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Cemetery Hotel Public House

A Grade II Listed Building in Bamford, Rochdale

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Latitude: 53.6134 / 53°36'48"N

Longitude: -2.1817 / 2°10'54"W

OS Eastings: 388075

OS Northings: 412993

OS Grid: SD880129

Mapcode National: GBR FV6N.GF

Mapcode Global: WHB8X.GF9S

Entry Name: Cemetery Hotel Public House

Listing Date: 20 September 2010

Grade: II

Source: Historic England

Source ID: 1393976

English Heritage Legacy ID: 508433

Location: Rochdale, OL11

County: Rochdale

Electoral Ward/Division: Bamford

Built-Up Area: Rochdale

Traditional County: Lancashire

Lieutenancy Area (Ceremonial County): Greater Manchester

Church of England Parish: Oakenrod St George

Church of England Diocese: Manchester

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Listing Text


335/0/10014 470
20-SEP-10 Cemetery Hotel Public House

Public House. Mid C19 with early-C20 decorative scheme by Crown Brewing Company Ltd of Bury. Red brick, painted white to rear. Shallow hipped slate roof.
PLAN: Three-room plan with a central corridor expanding into a wide drinking lobby with bar counter at the rear. The building forms the left end of a short terrace, and occupies an acutely-angled corner site.
EXTERIOR: Two-storey front elevation and three-storey rear elevation. Central entrance with depressed arch, now with modern canvas canopy, and six-panelled door with overlight. Public room to either side with shallow segmental-arched windows incorporating upper tripartite lights with stained leaded glass in an Art Nouveau design, and single lower lights of etched glass. Left, parlour window etched WINES & SPIRITS; right, vault window etched CROWN ALES. Three first-floor windows with segmental-arched heads and sill band; modern casement windows. Sill band and dentilled eaves band carried round curved corner of building, which incorporates curved window frames.
INTERIOR: Small inner porch with mosaic floor bearing the name 'Cemetery Hotel', and dado of vibrantly coloured green tiles with Prussian blue borders and Art Nouveau motifs in green, blue and orange. Above dado is cream rectangular tiling with decorative coloured border at ceiling level, and moulded cornice. Central corridor and drinking lobby have similar Art Nouveau dado tiles. The three rooms have half-glazed doors set in moulded architraves, with multi-pane leaded lights and three fielded panels to the lower part; room numbers attached. To the front right is the vault, now a pool room. Parquet floor and fitted bench seats with plain matchboard backs to all walls, now with attached cushioned panels. Fireplace in centre of east wall with cast-iron range inscribed 'L BUTTERWORTH, ROCHDALE'. To the front left is the parlour with four areas of fixed seating separated by part-glazed mahogany baffle screens with leaded multi-panes, ramped heads and end columns with fluting and volutes. There are also higher baffle screens to either side of the doorway. Above the seating is a band of panelling incorporating an oval panel to each area, now painted with the numbers 1 to 4. Angled west wall has a fireplace with ornate surround and overmantel incorporating classical columns and fluted pilasters, a circular mirror, and a hearth set within dark blue tiling. To the rear left is a small, wedge-shaped snug with fixed seating to all walls with bell pushes in the panel above, and a ramped timber baffle screen adjacent to the door. Reproduction fireplace and modern hatch to side of servery. Bar counter to rear of drinking lobby has slightly bowed front with fielded panels. Bar superstructure partly remodelled with late-C20 stained glass panels, and modern bar back fitting. Large cellars of rubble stone and brick, which are ground-floor level at the rear of the building.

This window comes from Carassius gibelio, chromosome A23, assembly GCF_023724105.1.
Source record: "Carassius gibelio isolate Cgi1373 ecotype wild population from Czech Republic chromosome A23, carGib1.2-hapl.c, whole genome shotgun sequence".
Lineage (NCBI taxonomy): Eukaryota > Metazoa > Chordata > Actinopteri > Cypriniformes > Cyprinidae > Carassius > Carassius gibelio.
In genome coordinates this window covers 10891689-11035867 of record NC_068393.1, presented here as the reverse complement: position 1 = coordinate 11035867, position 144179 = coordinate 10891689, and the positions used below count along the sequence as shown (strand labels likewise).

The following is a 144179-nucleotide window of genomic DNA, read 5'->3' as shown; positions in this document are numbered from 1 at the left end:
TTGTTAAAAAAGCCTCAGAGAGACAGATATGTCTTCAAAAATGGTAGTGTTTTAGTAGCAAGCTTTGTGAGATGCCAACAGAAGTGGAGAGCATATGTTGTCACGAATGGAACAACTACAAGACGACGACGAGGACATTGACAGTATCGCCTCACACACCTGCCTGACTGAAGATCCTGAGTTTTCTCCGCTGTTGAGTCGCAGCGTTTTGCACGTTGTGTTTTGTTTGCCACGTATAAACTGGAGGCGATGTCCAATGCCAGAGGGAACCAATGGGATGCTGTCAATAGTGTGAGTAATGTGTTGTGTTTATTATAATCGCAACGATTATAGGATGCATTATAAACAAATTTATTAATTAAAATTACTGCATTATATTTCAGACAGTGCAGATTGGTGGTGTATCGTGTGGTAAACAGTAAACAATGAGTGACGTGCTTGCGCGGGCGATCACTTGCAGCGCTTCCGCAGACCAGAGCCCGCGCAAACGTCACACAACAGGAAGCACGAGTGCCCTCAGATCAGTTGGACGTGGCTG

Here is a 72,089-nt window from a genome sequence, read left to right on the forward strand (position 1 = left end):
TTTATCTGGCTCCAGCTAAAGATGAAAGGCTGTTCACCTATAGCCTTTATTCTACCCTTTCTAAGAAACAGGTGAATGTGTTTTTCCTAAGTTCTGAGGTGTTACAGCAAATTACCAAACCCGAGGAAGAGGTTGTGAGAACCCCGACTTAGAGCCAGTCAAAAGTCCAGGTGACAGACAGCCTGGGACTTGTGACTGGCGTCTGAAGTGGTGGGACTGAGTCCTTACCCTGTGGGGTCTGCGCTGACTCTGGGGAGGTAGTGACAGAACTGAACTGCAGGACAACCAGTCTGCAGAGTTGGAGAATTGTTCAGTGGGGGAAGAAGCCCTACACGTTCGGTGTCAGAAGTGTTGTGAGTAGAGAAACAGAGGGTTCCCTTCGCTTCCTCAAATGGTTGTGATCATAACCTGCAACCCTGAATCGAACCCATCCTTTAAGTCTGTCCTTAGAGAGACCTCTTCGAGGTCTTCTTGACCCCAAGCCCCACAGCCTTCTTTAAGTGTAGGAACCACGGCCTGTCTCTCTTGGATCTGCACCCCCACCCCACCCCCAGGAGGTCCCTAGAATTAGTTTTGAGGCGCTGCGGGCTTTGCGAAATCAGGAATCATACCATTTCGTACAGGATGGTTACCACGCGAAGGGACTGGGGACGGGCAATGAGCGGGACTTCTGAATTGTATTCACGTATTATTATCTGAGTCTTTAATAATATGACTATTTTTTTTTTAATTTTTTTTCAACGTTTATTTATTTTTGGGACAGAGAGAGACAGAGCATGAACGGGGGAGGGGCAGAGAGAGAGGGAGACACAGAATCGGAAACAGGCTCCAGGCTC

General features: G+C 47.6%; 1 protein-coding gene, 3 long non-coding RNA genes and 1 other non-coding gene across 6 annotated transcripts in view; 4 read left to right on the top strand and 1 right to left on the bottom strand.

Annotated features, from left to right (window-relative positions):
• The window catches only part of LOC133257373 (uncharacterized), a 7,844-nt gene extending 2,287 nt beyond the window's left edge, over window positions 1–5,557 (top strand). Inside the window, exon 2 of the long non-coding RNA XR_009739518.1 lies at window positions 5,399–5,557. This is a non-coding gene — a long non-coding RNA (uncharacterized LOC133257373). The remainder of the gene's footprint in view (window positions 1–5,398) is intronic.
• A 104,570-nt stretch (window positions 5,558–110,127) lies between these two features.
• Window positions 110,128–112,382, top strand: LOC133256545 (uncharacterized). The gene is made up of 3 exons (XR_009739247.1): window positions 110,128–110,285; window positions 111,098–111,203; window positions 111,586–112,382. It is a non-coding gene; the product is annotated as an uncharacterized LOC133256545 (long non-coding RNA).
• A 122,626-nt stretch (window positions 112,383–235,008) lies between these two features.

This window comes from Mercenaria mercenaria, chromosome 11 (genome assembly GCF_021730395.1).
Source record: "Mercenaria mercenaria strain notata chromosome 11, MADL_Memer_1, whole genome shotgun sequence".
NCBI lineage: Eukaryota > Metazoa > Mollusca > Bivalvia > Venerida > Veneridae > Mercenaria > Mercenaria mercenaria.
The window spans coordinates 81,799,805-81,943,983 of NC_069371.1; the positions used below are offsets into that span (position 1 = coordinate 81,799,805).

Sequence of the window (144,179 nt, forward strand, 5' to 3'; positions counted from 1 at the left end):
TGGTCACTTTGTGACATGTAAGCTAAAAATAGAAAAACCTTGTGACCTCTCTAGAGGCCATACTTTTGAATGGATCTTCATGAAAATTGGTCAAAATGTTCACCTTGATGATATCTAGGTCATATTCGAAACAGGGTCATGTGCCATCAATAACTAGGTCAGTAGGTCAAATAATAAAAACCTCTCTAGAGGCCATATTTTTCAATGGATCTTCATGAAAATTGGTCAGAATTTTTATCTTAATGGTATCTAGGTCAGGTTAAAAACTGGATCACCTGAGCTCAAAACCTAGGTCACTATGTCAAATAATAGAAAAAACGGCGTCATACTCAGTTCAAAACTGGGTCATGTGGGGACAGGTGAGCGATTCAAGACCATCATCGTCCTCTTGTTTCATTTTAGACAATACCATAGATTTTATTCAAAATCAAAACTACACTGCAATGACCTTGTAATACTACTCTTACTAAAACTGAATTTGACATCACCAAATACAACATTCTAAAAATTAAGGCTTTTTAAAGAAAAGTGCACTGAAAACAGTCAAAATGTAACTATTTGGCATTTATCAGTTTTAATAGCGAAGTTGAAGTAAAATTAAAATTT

The Cemetery Hotel is believed to have been built in the 1860s and appears on the first edition 1:2500 Ordnance Survey map of 1893. It took its name from the adjacent Rochdale Cemetery, a public cemetery which opened in 1855 on previously open fields (Grade II on the Register of Parks and Gardens of Special Historic Interest). It is likely that the pub was built in part to serve funeral parties attending burials at the cemetery. In the early C20 the pub was given a comprehensive interior refurbishment by the Crown Brewery Company Ltd. of Bury.

The Cemetery Hotel, 470 Bury Road, Rochdale, a mid-C19 public house with an early C20 decorative scheme, is designated at Grade II for the following principal reasons:
* Planning: the pub retains the original C19 layout of individual rooms and an opened out corridor in front of the servery to form a drinking lobby, a regionally distinctive feature of historic pub planning in Lancashire and Yorkshire.
* Interior: for the intactness and good quality of the early-C20 decorative scheme by Crown Brewing Company of Bury, including Art Nouveau dado tiling, fixed seating, bell-pushes, part-glazed doors, windows with coloured and etched glass, and parquet flooring to the vault. Of particular note is the front parlour with ramped and part-glazed baffle screens with fluting and volutes to the end columns, and classically detailed mantelpiece to the fireplace.
* Group value: the pub was built in an initially rural location most probably in part to serve funeral parties from the adjacent Grade II listed Rochdale Cemetery, a public cemetery opened in 1855, the close association apparent in the choice of pub name.

This text is from the original listing, and may not necessarily reflect the current setting of the building.

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